tickle


From The Collaborative International Dictionary of English v.0.48:

Tickle \Tic"kle\, a.
   1. Ticklish; easily tickled. [Obs.]
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   2. Liable to change; uncertain; inconstant. [Obs.]
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            The world is now full tickle, sikerly. --Chaucer.
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            So tickle is the state of earthy things. --Spenser.
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   3. Wavering, or liable to waver and fall at the slightest
      touch; unstable; easily overthrown. [Obs.]
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            Thy head stands so tickle on thy shoulders, that a
            milkmaid, if she be in love, may sigh it off.
                                                  --Shak.
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From The Collaborative International Dictionary of English v.0.48:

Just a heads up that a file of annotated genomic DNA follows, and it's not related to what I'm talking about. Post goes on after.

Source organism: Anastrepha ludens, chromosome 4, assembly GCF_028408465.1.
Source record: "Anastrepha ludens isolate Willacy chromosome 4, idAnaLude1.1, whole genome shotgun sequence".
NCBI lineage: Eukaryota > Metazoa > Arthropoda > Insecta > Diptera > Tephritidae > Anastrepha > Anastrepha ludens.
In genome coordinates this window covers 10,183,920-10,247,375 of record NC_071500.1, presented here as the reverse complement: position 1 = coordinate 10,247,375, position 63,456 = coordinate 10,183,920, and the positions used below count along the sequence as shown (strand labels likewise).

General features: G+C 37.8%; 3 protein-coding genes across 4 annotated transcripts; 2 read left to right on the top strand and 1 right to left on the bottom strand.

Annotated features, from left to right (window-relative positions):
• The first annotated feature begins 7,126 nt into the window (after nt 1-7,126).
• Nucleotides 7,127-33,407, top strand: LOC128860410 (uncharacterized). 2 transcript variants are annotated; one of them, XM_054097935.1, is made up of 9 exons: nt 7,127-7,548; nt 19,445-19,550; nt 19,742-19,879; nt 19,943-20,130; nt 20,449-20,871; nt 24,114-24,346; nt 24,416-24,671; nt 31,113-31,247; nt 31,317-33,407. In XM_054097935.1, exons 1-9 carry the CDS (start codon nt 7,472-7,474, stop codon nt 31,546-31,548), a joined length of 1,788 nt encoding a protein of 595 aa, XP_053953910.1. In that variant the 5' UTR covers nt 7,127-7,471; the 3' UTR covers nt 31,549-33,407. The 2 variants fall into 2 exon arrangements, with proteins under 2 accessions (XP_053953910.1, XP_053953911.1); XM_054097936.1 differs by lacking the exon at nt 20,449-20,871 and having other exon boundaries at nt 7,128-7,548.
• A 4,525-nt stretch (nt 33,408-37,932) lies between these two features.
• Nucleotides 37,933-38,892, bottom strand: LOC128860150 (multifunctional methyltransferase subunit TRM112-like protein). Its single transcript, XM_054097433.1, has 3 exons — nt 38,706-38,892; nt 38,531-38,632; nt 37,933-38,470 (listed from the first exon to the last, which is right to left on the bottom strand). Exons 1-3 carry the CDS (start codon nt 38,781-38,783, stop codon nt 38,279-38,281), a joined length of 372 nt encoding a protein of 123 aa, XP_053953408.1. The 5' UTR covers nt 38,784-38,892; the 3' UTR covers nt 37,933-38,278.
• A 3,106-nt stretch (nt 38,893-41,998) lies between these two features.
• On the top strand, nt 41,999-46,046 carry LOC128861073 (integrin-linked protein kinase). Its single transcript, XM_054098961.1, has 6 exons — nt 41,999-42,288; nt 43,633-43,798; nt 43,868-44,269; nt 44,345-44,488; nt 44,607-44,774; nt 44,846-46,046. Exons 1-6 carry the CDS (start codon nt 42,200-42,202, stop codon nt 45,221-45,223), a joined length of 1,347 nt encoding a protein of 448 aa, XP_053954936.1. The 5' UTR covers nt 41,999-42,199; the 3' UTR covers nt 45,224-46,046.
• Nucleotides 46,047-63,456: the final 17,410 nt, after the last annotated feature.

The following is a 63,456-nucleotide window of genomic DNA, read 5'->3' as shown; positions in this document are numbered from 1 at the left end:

Tickle \Tic"kle\, v. t. [imp. & p. p. Tickled; p. pr. & vb. n.
   Tickling.] [Perhaps freq. of tick to beat; pat; but cf.
   also AS. citelian to tickle, D. kittelen, G. kitzlen, OHG.
   chizzil[=o]n, chuzzil[=o]n, Icel. kitla. Cf. Kittle, v. t.]
   1. To touch lightly, so as to produce a peculiar thrilling
      sensation, which commonly causes laughter, and a kind of
      spasm which become dangerous if too long protracted.
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            If you tickle us, do we not laugh?    --Shak.
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   2. To please; to gratify; to make joyous.
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            Pleased with a rattle, tickled with a straw. --Pope.
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            Such a nature
            Tickled with good success, disdains the shadow
            Which he treads on at noon.           --Shak.
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From The Collaborative International Dictionary of English v.0.48:

Tickle \Tic"kle\, v. i.
   1. To feel titillation.
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            He with secret joy therefore
            Did tickle inwardly in every vein.    --Spenser.
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   2. To excite the sensation of titillation. --Shak.
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